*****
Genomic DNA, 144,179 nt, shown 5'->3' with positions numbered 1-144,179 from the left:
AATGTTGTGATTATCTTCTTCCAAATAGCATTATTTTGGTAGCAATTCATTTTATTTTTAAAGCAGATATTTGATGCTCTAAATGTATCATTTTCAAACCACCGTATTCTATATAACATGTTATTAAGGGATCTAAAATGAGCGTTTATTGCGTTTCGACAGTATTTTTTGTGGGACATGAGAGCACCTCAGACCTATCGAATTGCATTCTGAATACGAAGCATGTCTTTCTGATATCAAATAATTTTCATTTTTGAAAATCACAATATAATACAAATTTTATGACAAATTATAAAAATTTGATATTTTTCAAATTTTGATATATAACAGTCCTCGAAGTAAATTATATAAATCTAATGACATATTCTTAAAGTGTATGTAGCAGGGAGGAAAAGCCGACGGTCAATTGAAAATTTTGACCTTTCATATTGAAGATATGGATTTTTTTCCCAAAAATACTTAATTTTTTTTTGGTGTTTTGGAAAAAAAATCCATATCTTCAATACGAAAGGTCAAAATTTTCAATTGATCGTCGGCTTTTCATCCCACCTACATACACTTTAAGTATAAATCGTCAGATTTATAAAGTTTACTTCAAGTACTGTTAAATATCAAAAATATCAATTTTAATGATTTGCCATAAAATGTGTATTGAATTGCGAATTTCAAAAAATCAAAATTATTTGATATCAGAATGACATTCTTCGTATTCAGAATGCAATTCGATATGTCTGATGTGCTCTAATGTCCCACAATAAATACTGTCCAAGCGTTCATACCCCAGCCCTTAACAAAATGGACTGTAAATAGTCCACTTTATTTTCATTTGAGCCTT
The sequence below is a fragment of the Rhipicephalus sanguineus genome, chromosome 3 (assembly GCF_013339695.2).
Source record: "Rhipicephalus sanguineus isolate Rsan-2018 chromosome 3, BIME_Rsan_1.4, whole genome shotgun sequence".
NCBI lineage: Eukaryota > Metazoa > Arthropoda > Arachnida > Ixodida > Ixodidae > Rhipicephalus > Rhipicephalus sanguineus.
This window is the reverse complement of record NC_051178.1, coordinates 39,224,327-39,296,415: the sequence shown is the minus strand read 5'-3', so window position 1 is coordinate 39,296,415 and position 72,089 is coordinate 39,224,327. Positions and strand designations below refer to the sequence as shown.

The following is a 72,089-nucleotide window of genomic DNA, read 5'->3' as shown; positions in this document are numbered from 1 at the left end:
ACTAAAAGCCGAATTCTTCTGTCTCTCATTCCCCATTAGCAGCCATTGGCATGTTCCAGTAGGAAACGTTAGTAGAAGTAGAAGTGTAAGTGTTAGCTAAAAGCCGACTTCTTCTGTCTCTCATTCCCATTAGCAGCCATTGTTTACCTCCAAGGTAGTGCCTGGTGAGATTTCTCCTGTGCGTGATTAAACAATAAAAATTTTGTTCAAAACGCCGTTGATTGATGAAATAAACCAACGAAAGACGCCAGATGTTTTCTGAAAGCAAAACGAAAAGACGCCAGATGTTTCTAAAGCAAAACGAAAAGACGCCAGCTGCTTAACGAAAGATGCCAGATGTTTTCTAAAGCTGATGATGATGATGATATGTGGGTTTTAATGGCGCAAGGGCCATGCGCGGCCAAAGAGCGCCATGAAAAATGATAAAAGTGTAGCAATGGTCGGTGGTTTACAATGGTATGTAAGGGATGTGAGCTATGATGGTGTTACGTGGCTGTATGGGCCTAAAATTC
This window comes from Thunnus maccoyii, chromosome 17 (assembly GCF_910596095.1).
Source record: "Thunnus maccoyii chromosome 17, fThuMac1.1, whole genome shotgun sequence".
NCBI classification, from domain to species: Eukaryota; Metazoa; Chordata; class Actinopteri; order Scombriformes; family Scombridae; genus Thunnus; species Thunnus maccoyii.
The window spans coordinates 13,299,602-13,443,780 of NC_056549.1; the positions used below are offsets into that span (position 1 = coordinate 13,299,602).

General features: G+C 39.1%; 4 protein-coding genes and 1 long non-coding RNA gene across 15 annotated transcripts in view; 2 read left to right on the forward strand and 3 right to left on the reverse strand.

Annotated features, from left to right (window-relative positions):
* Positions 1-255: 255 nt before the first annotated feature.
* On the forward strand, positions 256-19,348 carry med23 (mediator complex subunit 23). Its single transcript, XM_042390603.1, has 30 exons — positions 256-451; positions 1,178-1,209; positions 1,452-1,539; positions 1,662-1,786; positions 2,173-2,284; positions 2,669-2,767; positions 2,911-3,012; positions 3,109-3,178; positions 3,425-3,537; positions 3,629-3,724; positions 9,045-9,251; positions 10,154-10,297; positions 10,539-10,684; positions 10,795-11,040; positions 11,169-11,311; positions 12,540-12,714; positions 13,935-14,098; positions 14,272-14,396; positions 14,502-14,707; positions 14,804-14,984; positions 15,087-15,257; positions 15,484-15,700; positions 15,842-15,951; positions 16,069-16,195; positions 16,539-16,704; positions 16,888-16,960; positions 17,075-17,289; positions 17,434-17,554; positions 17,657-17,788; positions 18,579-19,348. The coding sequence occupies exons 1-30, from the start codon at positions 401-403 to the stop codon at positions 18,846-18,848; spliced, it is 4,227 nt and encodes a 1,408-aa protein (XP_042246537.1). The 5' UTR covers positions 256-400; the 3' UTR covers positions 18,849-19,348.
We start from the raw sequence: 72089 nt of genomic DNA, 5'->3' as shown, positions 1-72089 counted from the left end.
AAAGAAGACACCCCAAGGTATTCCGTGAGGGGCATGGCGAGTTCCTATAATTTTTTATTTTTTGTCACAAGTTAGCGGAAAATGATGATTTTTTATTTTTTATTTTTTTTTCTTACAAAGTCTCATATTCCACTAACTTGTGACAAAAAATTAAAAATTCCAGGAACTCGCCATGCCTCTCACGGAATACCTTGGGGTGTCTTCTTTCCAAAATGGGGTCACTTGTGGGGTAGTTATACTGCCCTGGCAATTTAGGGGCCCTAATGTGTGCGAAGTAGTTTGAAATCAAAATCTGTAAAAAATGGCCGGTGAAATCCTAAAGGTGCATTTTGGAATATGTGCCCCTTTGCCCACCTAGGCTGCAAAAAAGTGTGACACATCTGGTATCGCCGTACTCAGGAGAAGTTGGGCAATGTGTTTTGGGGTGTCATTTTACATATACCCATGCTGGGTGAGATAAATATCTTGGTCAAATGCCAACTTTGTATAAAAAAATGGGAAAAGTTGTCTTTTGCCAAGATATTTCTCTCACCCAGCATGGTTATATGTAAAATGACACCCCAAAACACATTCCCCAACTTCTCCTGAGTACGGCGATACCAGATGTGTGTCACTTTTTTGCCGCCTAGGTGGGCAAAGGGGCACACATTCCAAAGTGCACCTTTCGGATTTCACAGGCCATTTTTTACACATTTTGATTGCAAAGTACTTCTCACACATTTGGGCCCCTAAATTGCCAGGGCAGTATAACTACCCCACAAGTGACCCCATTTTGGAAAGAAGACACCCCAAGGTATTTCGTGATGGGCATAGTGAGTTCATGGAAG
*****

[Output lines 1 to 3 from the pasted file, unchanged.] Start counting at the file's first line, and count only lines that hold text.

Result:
Genomic DNA, 144,179 nt, shown 5'->3' with positions numbered 1-144,179 from the left:
AATGTTGTGATTATCTTCTTCCAAATAGCATTATTTTGGTAGCAATTCATTTTATTTTTAAAGCAGATATTTGATGCTCTAAATGTATCATTTTCAAACCACCGTATTCTATATAACATGTTATTAAGGGATCTAAAATGAGCGTTTATTGCGTTTCGACAGTATTTTTTGTGGGACATGAGAGCACCTCAGACCTATCGAATTGCATTCTGAATACGAAGCATGTCTTTCTGATATCAAATAATTTTCATTTTTGAAAATCACAATATAATACAAATTTTATGACAAATTATAAAAATTTGATATTTTTCAAATTTTGATATATAACAGTCCTCGAAGTAAATTATATAAATCTAATGACATATTCTTAAAGTGTATGTAGCAGGGAGGAAAAGCCGACGGTCAATTGAAAATTTTGACCTTTCATATTGAAGATATGGATTTTTTTCCCAAAAATACTTAATTTTTTTTTGGTGTTTTGGAAAAAAAATCCATATCTTCAATACGAAAGGTCAAAATTTTCAATTGATCGTCGGCTTTTCATCCCACCTACATACACTTTAAGTATAAATCGTCAGATTTATAAAGTTTACTTCAAGTACTGTTAAATATCAAAAATATCAATTTTAATGATTTGCCATAAAATGTGTATTGAATTGCGAATTTCAAAAAATCAAAATTATTTGATATCAGAATGACATTCTTCGTATTCAGAATGCAATTCGATATGTCTGATGTGCTCTAATGTCCCACAATAAATACTGTCCAAGCGTTCATACCCCAGCCCTTAACAAAATGGACTGTAAATAGTCCACTTTATTTTCATTTGAGCCTT
The sequence below is a fragment of the Rhipicephalus sanguineus genome, chromosome 3 (assembly GCF_013339695.2).